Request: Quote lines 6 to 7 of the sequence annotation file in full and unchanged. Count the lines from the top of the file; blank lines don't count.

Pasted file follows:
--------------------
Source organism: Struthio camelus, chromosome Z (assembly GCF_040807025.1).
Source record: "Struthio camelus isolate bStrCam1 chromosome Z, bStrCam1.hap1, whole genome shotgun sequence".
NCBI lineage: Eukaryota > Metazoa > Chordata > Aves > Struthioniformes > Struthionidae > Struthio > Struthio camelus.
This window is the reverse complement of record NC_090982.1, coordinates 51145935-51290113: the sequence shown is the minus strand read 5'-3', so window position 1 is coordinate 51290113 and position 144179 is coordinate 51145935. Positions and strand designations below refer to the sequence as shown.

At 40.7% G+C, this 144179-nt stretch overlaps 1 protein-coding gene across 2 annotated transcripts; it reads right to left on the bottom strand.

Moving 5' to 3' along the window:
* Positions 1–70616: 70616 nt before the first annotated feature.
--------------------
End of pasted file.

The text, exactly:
Moving 5' to 3' along the window:
* Positions 1–70616: 70616 nt before the first annotated feature.